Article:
Nagel’s obviously objective values

Harris has identified a real problem, rooted in the idea that facts are objective and values are subjective.

Harris rejects this facile opposition in the only way it can be rejected—by pointing to evaluative truths so obvious that they need no defense. For example, a world in which everyone was maximally miserable would be worse than a world in which everyone was happy, and it would be wrong to try to move us toward the first world and away from the second. This is not true by definition, but it is obvious, just as it is obvious that elephants are larger than mice. If someone denied the truth of either of those propositions, we would have no reason to take him seriously.

These cases show that the idea of truth applies to values as much as it does to facts—but as with facts, the idea is not limited to obvious cases. There are many questions of value whose answer is not obvious, and about which people disagree, but that does not mean that they do not have a correct answer. As Harris points out, exactly the same can be said of historical and scientific questions: one should not confuse truth with what is known, or agreed on by everyone.

The paradox of freedom

Now this argument which tries to show that ‘liberty’ is the same as ‘a liberty’ and therefore the same as ‘law’, from which it follows that the more laws, the more liberty, is clearly nothing but a clumsy statement (clumsy because it relies on a kind of pun) of the paradox of freedom, first discovered by Plato …; a paradox that can be expressed by saying that unlimited freedom leads to its opposite, since without its protection and restriction by law, freedom must lead to a tyranny of the strong over the weak. This paradox, vaguely restated by Rousseau, was solved by Kant, who demanded that the freedom of each man should be restricted, but not beyond what is necessary to safeguard an equal degree of freedom for all. [ch. 12, 296]

Decisions cannot be derived from facts

It is important for the understanding of this attitude to realize that these decisions can never be derived from facts (or from statements of facts), although they pertain to facts. The decision, for instance, to oppose slavery does not depend upon the fact that all men are born free and equal, and that no man is born in chains. For even if all were born free, some men might perhaps try to put others in chains, and they may even believe that they ought to put them in chains. And conversely, even if men were born in chains, many of us might demand the removal of these chains. Or to put this matter more precisely, if we consider a fact as alterable—such as the fact that many people are suffering from dis­eases—then we can always adopt a number of different attitudes towards this fact: more especially, we can decide to make an attempt to alter it; or we can decide to resist any such attempt; or we can decide not to take action at all.

All moral decisions pertain in this way to some fact or other, especially to some fact of social life, and all (alterable) facts of social life can give rise to many different decisions. Which shows that the decisions can never be derivable from these facts, or from a description of these facts. [ch. 5, 67]

The relativity of proof

Every proof must proceed from premises; the proof as such, that is to say, the derivation from the premises, can there­fore never finally settle the truth of any conclusion, but only show that the conclusion must be true provided the prem­ises are true. [ch. 11, 260]

To remain human

Once we begin to rely upon our reason, and to use our powers of criticism, once we feel the call of personal responsi­bilities, and with it, the responsibility of helping to advance knowledge, we cannot return to a state of implicit submission to tribal magic. For those who have eaten of the tree of knowledge, paradise is lost. The more we try to return to the heroic age of tribalism, the more surely do we arrive at the Inquisition, at the Secret Police, and at a romanticized gangsterism. Beginning with the suppression of reason and truth, we must end with the most brutal and violent destruction of all that is human. There is no return to a harmonious state of nature. If we turn back, then we must go the whole way—we must return to the beasts.

It is an issue which we must face squarely, hard though it may be for us to do so. If we dream of a return to our child­hood, if we are tempted to rely on others and so be happy, if we shrink from the task of carrying our cross, the cross of humaneness, of reason, of responsibility, if we lose courage and flinch from the strain, then we must try to fortify our­selves with a clear understanding of the simple decision before us. We can return to the beasts. But if we wish to remain human, then there is only one way, the way into the open society. We must go on into the unknown, the uncertain and insecure, using what reason we may have to plan as well as we can for both security and freedom. [ch. 10, 218]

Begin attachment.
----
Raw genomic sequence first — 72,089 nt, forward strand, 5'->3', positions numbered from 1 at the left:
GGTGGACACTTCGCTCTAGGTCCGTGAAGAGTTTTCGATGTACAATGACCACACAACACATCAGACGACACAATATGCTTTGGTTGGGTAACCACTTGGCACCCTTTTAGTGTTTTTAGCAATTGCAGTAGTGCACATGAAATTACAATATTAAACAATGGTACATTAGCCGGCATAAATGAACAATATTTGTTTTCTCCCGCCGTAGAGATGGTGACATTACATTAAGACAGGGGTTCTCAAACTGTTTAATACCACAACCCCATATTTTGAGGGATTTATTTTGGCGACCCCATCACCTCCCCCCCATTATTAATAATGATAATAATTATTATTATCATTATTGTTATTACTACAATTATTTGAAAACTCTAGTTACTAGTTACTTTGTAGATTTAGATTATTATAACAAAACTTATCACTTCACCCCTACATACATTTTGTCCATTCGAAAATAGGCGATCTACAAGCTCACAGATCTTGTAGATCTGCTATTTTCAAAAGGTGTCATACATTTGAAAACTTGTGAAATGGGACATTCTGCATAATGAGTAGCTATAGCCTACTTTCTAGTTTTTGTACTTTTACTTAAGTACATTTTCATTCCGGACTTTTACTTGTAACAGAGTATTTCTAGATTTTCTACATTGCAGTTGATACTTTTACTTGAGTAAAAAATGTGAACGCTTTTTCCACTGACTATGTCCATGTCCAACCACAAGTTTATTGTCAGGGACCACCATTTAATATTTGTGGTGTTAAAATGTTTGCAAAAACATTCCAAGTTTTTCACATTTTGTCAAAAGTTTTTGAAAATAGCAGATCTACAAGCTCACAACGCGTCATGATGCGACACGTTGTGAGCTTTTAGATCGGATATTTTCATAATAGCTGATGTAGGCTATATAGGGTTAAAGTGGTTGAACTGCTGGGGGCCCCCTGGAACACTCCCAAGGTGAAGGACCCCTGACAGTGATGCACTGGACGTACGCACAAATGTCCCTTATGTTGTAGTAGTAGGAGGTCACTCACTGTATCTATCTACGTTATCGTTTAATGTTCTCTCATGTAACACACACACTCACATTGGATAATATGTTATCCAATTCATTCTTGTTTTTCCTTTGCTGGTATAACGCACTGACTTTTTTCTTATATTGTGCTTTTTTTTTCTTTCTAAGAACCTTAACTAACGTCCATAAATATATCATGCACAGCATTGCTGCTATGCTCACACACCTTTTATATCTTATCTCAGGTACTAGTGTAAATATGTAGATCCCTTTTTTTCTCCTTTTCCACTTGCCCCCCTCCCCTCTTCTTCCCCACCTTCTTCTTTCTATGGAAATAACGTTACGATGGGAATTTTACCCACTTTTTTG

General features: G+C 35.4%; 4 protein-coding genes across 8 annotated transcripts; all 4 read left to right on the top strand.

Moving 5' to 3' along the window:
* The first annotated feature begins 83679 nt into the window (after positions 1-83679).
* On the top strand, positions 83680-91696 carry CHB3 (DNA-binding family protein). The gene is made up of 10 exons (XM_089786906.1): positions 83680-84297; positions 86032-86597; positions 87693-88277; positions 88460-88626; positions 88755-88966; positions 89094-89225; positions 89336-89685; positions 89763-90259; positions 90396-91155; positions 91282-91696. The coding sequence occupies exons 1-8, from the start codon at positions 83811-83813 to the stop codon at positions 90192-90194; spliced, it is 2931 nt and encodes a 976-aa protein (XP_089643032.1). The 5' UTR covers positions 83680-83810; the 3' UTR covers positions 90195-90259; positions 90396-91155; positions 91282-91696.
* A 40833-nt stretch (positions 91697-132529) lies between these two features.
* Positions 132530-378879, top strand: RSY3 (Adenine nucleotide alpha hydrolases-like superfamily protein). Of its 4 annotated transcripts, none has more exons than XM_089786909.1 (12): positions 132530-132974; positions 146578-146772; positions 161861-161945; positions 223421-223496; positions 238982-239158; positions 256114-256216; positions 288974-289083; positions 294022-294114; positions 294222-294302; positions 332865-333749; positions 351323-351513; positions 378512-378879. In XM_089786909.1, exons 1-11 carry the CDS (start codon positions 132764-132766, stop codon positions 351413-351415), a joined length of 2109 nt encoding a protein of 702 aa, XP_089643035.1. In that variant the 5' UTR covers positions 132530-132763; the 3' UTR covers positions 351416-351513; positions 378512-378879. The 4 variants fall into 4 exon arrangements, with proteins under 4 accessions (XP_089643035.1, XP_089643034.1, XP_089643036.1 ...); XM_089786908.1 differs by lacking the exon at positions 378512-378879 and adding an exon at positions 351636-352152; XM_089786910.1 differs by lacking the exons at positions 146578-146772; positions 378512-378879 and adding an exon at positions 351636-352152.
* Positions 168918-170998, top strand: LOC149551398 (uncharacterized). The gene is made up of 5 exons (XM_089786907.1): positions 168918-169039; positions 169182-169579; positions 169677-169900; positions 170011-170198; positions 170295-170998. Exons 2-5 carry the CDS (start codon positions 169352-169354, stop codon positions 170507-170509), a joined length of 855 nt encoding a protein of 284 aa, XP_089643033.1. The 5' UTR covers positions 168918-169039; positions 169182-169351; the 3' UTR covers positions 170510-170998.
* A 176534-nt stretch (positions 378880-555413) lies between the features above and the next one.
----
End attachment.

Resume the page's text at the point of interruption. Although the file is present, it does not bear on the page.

The evolutionary character of social engineering

The political artist clamours, like Archimedes, for a place outside the social world on which he can take his stand, in order to lever it off its hinges. But such a place does not exist; and the social world must continue to function during any reconstruction. This is the simple reason why we must reform its institutions little by little, until we have more experience in social engineering.

This leads us to the more important second point, to the irrationalism which is inherent in radicalism. In all matters, we can only learn by trial and error, by making mistakes and improvements; we can never rely on inspiration, although inspirations may be most valuable as long as they can be checked by experience. [ch. 9, 181]

Piecemeal social experiments

Such arguments in favour of Utopian engineering exhibit a prejudice which is as widely held as it is untenable, namely, the prejudice that social experiments must be on a ‘large scale’, that they must involve the whole of society if they are to be carried out under realistic conditions. But piecemeal social experiments can be carried out under realistic con­ditions, in the midst of society, in spite of being on a ‘small scale’, that is to say, without revolutionizing the whole of society. In fact, we are making such experiments all the time. The introduction of a new kind of life-insurance, of a new kind of taxation, of a new penal reform, are all social experiments which have their repercussions through the whole of society without remodelling society as a whole. Even a man who opens a new shop, or who reserves a ticket for the theatre, is carrying out a kind of social experiment on a small scale; and all our knowledge of social conditions is based on experience gained by making experiments of this kind. … But the kind of experiment from which we can learn most is the alteration of one social institution at a time. For only in this way can we learn how to fit institutions into the framework of other institutions, and how to adjust them so that they work according to our intentions. And only in this way can we make mistakes, and learn from our mistakes, without risking repercussions of a gravity that must endanger the will to future reforms. … But the piecemeal method permits repeated experiments and continuous readjustments. In fact, it might lead to the happy situation where politicians begin to look out for their own mistakes instead of trying to explain them away and to prove that they have always been right. This—and not Utopian planning or historical prophecy—would mean the introduction of scientific method into politics, since the whole secret of scientific method is a readiness to learn from mistakes. [ch. 9, 176-7]